The teachings of Jesus Christ centered around human spiritual needs. He warned us that “the traditions of the elders” and the doctrines associated with those traditions would harm us. In Mark 7:4-7, Jesus warned against following human rules that contradicted the Bible. Paul, in Colossians 2, repeated this warning. The biblical concept of worship involves reading God's Word, learning, encouraging, and participating (1 Timothy 4:13). Hebrews 10:24-25 (NASB) tells us to “stimulate one another to love and to good deeds” by meeting together. James 1:27 defined religion as visiting the fatherless and widows in their distress and keeping oneself untarnished by the world.
We need this kind of worship to feed our spiritual nature. Without it, we starve to death spiritually, and no substitute helps. That worship is not just a Sunday morning thing. Hebrews 13:15-16 tells us to sing and praise God CONTINUALLY, which is not corporate worship. In Matthew 6:6-8, Jesus tells us to enter into your closet, shut the door and pray to your father in secret. Do not use vain repetitions … much speaking does not do anything … and your Father knows what you need. Our personal prayer is to be personal, private, current, and without show or pretense.
Another major act of worship in which we all need to participate is giving. Again, this is personal and private, and it is necessary for us to feed our souls. Hebrews 13:16 tells us, “Do not neglect to do good and to share what you have, for God is highly pleased with just such sacrifices as these.”
My favorite analogy for this is two bodies of water from the time and geography of Jesus. One is the Sea of Galilee, a beautiful life-filled oasis that people come from miles around to see and enjoy. Its waters are full of life, and it blesses everyone who comes near it. The other is the Dead Sea. It is an ugly, lifeless place that migratory waterfowl detour around to avoid being near it. Only brine shrimp inhabit its waters. What is the difference between the two? The same river feeds both lakes, and they receive comparable amounts of water. The difference is that the Sea of Galilee has more water flowing out of it than comes in from the river. Rainfall, springs, and other streams constantly refill the lake, and it is fresh and beautiful. The Dead Sea has no outlet. It takes and takes and takes but never gives. Because of that, it is ugly and lifeless, and as its name implies, dead! Giving is an act of worship. God tells us to give, not because he needs our money, but because we need to give. If we do not learn to give, we become as lifeless and ugly as the Dead Sea, and people will avoid us. It truly is more blessed to give than to receive (Acts 20:35). God loves a cheerful giver (2 Corinthians 9:7) because he knows our spiritual makeup will suffer and die if we do not develop that characteristic.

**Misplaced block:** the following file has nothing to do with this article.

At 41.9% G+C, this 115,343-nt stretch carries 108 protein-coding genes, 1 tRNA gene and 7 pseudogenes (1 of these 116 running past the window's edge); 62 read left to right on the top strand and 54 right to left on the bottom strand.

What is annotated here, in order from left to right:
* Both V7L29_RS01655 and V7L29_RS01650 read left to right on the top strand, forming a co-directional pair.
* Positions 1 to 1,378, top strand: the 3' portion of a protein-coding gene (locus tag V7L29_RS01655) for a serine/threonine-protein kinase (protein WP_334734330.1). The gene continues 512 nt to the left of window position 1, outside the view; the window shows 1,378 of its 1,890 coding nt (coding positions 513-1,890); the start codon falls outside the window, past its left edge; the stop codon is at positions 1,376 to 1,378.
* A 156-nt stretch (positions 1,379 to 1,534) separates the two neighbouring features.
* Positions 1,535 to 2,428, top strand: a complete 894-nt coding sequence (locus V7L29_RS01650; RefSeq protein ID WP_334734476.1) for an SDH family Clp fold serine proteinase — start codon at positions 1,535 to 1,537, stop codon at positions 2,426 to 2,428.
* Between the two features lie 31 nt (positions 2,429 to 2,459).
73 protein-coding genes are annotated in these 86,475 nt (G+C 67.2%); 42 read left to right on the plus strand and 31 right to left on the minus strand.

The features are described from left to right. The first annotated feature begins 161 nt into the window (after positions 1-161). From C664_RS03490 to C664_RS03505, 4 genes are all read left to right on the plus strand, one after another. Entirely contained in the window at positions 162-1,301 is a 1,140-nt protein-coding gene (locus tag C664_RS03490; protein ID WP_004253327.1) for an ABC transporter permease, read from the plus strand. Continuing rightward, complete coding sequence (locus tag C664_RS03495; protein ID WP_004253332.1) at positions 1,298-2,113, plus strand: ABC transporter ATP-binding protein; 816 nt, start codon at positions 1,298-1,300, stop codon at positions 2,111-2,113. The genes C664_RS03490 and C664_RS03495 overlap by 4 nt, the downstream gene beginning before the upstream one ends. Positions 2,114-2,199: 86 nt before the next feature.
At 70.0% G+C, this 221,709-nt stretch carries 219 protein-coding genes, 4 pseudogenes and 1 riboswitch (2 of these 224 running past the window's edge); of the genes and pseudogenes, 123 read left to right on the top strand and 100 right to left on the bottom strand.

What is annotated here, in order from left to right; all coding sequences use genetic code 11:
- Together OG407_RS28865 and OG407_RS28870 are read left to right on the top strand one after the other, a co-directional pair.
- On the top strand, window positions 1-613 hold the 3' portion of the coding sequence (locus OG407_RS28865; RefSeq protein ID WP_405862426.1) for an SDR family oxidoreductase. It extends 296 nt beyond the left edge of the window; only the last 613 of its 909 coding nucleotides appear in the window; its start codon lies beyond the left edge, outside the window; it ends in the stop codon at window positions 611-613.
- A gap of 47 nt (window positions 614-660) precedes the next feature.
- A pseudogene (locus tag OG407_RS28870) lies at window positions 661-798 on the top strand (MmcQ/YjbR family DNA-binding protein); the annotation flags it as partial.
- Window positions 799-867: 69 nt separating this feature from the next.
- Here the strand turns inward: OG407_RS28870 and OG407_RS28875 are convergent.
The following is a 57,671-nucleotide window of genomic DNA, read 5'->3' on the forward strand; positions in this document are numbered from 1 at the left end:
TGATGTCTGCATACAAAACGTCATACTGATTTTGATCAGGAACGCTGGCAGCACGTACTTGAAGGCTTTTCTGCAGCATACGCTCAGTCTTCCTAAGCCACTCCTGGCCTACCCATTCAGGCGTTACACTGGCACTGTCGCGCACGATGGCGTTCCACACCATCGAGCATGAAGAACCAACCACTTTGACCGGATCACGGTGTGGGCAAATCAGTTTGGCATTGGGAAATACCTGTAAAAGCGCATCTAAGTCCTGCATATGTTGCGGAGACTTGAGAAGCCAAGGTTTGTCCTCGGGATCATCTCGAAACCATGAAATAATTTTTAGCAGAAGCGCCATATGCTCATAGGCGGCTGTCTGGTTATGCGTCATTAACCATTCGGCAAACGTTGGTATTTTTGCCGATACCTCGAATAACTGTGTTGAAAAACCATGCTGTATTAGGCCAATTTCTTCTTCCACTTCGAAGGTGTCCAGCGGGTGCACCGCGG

Jesus told the Samaritan woman that “true worshippers shall worship the Father in spirit and in truth” (John 4:23-24). Our corporate worship is essential and brings us together and unifies us with fellow Christians. Sharing the blessing of Christ's sacrifice is critical (1 Corinthians 10:16-17), but our worship must not end there. Understand that worship is to benefit you. Do what you read in God's Word, not what other humans tell you to do. Make learning, reading, and encouraging a part of your worship activity. Make worship a part of your day — every day. Sing and pray and give every day. You can do these things as you drive from place to place. You can use quiet times to do these things. Make giving a part of every day, but not just money. Give your time, kindness, support, compassion, and self-sacrificing love. Set aside time to do these things and your spiritual health, and everything that goes with positive spiritual health will reach levels of joy and contentment you can only dream about.
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Scripture links/references are from BibleGateway.com. Unhighlighted scriptures can be looked up at their website.